That’s that, then. The fish depends on how much of a meal you intend to make of it – perhaps a fillet or two of white fish per person, a handful of mussels or clams, whatever. You have already offended the proud Provençal, you might as well carry on. Stick a whole bloody crab in it.

Oh, and you’ll need aioli, rouille, croutons and cheese. Carry on.

 

the third part of the waters

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The Italian tradition of the aperitivo is having something of a moment right now. Essentially a sort of happy hour deal where you get free snacks with your drinks in the early evening, which range in quality from nuts and miniature pretzels to breads, cheese and charcuterie, or little made cicchetti, its status as a cultural institution seems to speak of something romantic in the Italian soul, or at least in the British apprehension of it. Free cheese with your beer down at the Eel & Hammer sounds dubious at best; transfer the essentials to some dingy bar in the Quartieri Spagnoli, and you have the start of something beautiful.

Much as I enjoy sitting in the street consuming spritzes and peanuts, I find the superficially similar but fundamentally different French tradition of the aperitif much more attractive, not least because it directly presages the consumption of food. It is hard (for me at least) to truly relax with your aperitivo. Enjoyed as it is in a bar or cafe, you know that you still have to rouse yourself to find your restaurant; you worry that the intense young man at the hotel reception, who appeared to be doing around fifty things at once, forgot to book your table. There’s many a slip between drinks and dinner.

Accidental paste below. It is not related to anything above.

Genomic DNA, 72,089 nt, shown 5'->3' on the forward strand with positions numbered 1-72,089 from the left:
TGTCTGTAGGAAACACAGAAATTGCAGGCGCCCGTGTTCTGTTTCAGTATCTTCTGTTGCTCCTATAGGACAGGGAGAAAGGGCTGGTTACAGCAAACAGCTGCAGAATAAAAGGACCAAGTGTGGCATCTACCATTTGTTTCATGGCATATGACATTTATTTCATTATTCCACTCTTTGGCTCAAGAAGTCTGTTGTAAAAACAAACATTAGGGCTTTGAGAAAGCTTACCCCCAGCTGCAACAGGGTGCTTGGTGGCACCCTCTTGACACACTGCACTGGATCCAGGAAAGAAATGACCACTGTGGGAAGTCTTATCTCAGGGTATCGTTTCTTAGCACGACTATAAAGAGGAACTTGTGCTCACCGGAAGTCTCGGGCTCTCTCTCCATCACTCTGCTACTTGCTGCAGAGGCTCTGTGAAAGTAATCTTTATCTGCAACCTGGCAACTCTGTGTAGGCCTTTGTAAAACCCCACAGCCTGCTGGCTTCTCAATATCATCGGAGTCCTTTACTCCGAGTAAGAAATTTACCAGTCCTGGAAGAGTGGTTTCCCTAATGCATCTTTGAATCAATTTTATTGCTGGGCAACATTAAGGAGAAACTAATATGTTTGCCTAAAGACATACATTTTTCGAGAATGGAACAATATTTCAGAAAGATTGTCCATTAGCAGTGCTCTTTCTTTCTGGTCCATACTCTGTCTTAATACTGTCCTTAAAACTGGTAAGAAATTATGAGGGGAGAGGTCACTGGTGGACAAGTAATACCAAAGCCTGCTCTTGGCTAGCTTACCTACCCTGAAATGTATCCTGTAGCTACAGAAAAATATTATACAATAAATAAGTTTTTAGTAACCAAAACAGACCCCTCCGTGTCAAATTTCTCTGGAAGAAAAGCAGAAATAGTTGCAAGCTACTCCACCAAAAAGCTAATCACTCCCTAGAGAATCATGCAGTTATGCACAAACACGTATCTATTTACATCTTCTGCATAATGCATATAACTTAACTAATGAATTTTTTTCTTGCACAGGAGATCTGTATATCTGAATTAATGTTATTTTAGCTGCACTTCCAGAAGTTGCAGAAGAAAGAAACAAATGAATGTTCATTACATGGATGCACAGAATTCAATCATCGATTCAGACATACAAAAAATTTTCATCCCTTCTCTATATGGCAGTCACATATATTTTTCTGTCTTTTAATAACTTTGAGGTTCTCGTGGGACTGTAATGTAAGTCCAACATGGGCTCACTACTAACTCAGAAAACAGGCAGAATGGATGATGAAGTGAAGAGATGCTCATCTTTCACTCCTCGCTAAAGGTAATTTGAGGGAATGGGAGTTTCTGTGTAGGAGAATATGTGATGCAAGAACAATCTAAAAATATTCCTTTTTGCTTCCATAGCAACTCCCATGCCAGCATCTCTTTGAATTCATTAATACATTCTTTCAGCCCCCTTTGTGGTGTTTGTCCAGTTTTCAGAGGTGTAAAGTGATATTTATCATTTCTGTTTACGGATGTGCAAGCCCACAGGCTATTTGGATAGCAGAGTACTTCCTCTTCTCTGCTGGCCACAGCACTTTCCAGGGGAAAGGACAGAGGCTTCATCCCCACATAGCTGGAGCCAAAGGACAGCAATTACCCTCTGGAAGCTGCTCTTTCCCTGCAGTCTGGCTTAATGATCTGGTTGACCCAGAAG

When you sit down in the bistro or brasserie (I can never work out the difference), on the other hand, and are immediately offered an aperitif, your place is secure. You are at your table, you can see the menu and start planning your meal. The off-hand offer of a pre-dinner drink, often made without a list to choose from (you know there will be pastis, something odd like suzé, champagne cocktails), seems straightforwardly hospitable. You can relax and grow expansive over a little glass of something. This isn’t, of course, all that different from a cocktail at the bar; but you can’t have a proper conversation at the bar, it’s hard to relax when you know you are to be shunted off to your table any minute, and at any rate words are important; we are back at the Eel & Hammer eating pickled eggs and crisps.

The aperitif it is, then. We recently had a lovely meal at the Provencal-style London eatery Sardine, which began with a fine array of aperitif cocktails. Well-crafted, fun, and precise, they set the tone well for the meal to come; which is exactly as it should be. Coincidentally, I’ve been working on a range of aperitifs for the café, wanting to capture something of that hospitality, and at the same time showcase some of the odder things we grow and make. Following the French model, they are split into the pleasant and fruity (those window wines) and the vaguely medicinal, a reminder of the time when the aperitif would be the only thing to rouse a hunger in the soul of the bloated gourmand.

This recipe is definitely of the latter camp; it is also, since I am only going to give you the last stage of it, almost entirely useless.

WORMWOOD SHRUB

Serves one.

This needs to be both very cold and undiluted, so keep the components in the coldest part of the fridge; better yet, make up a lot and keep that very cold.

50ml homemade absinthe, made without brooklime (so not green)

50ml sweetened redcurrant vinegar

Mix well and sip slowly, enjoying the immediate hit of intoxication at the front of your brain.